So one should watch out for any movement on economic reforms by the Government, probably after the Budget session is over. Hopefully India would then get back a bit of its lost sheen, lost due to poor governance.

Last week's column had ten responses. The most recent, by a reader named Srinivas, caused mixed emotions of anger, amusement and anguish. Anger because the guy, without any foundation whatsoever, accuses me of taking money from companies for writing. That is scurrilous of him! Amusement because Srinivas thinks that my writing influences Government policy enough to make them wish to refund spectrum charges (else why would companies pay me, right?). Ha! And anguish because, after writing objectively and conscientiously for over 24 years, I receive totally unfounded accusations unthinkingly hurled at me, with nary a comment from others who have been reading my columns for so long, and have known me through it.

J Mulraj is a stock market columnist and observer of long standing. His weekly column on stock markets has run for over 27 years. An MBA from IIM Calcutta, he has been a member of the BSE. He is Conference Head - India, for Euromoney. A keen observer of events and trends, he writes in a lucid yet readable style and takes up issues on behalf of the individual investor. Nothing pleases him more than a reader who confesses having no interest in stock markets yet being a reader of his columns. His other interests include reading, both fiction and non-fiction, bridge, snooker and chess.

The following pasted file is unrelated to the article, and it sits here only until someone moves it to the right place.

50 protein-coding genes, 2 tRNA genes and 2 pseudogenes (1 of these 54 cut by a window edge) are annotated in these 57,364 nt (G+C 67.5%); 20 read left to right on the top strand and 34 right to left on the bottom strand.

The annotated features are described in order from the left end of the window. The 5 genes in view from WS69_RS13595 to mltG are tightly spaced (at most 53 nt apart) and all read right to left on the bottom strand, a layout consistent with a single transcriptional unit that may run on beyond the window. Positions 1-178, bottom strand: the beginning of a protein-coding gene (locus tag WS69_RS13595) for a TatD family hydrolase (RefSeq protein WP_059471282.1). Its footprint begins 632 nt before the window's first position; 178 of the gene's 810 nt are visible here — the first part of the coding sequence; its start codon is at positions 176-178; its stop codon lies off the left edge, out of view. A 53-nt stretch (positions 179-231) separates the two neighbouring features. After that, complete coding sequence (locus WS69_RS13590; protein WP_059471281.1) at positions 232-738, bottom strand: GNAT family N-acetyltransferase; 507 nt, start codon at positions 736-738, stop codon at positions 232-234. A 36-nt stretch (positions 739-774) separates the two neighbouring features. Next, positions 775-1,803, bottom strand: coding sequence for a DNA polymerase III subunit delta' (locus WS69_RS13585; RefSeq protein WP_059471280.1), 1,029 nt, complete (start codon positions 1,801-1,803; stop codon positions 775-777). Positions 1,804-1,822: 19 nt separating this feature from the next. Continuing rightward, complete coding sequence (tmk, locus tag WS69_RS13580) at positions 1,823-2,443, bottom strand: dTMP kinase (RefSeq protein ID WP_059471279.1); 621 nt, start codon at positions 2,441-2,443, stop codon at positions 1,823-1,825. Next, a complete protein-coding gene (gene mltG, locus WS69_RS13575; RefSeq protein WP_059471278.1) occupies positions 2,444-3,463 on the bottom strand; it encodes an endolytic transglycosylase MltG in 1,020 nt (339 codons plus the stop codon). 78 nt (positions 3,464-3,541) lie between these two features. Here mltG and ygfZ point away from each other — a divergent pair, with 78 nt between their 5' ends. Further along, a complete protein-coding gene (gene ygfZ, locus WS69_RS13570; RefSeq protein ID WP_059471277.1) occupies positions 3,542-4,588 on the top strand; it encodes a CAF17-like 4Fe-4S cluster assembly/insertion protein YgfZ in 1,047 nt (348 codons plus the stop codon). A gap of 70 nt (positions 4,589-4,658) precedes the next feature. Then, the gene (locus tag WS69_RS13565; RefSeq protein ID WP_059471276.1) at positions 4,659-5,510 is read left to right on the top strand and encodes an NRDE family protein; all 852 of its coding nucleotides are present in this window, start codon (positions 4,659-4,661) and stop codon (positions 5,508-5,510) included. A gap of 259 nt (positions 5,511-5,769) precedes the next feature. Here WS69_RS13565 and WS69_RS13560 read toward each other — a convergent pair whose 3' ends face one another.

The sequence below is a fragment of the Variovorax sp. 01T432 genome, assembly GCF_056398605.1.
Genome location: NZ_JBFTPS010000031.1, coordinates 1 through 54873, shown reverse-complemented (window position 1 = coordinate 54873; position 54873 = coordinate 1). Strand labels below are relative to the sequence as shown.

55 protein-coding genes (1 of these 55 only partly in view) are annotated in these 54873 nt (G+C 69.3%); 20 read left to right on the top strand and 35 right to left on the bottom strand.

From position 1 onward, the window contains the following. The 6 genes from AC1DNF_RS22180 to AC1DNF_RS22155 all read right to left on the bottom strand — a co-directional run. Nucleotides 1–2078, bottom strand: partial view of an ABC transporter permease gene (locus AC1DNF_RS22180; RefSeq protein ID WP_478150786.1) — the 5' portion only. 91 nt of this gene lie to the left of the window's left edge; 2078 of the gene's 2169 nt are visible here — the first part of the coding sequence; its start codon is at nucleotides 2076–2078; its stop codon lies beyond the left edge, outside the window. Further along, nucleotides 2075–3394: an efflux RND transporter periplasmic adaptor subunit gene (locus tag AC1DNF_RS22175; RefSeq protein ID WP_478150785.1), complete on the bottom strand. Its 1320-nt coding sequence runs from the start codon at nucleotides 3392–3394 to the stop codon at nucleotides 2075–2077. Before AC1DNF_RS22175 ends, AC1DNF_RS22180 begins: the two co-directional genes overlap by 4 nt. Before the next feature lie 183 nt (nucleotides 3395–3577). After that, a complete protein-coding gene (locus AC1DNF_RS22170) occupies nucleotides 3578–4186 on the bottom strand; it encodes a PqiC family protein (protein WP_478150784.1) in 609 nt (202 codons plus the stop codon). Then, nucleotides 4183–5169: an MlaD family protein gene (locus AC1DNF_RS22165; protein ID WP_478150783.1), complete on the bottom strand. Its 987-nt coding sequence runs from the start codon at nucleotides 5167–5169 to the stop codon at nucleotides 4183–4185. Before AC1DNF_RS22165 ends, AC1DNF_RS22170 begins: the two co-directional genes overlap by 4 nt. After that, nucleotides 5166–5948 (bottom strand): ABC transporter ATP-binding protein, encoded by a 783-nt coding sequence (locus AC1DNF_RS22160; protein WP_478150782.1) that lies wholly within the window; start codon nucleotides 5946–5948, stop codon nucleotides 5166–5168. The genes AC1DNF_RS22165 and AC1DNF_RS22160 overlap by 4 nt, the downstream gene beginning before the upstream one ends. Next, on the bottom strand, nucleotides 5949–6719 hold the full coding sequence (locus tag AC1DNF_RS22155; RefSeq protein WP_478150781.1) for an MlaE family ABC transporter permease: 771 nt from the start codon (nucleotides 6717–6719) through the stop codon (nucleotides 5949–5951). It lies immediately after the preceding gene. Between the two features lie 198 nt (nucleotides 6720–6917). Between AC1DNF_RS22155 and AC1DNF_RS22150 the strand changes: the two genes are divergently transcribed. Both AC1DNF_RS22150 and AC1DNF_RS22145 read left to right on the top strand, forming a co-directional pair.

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40 Responses to "Losing its sheen"


May 11, 2012

Dear Mulraj ji,

I never knew there was a comments space as well - I read your columns via email.

I think you are wise enough to ignore any unsubstantiated allegations against you - because they are just that.

Do you seriously think anyone is interested in the opinion of some fool that comes online and whose identity one doesn't know? (and that includes me as well, if you will.....although a few people do know who I am).



May 10, 2012

Dear Sir !
I fully endorses the views of Mr. Sivapraksh and other esteemed readers. Your articles are of high standards and veracity. Pl keep up the good work and let distractions do not spoil your equaamity.



May 9, 2012





May 8, 2012


i m reading ur columns since last 15 yrs. i have never found ur column favoring any co. or person. Don't bother about something which u have not done & continue educating & imparting knowledge selflessly, which u r doing since 24 yrs. V R ALL WITH U, SIR. AAGE BADHO.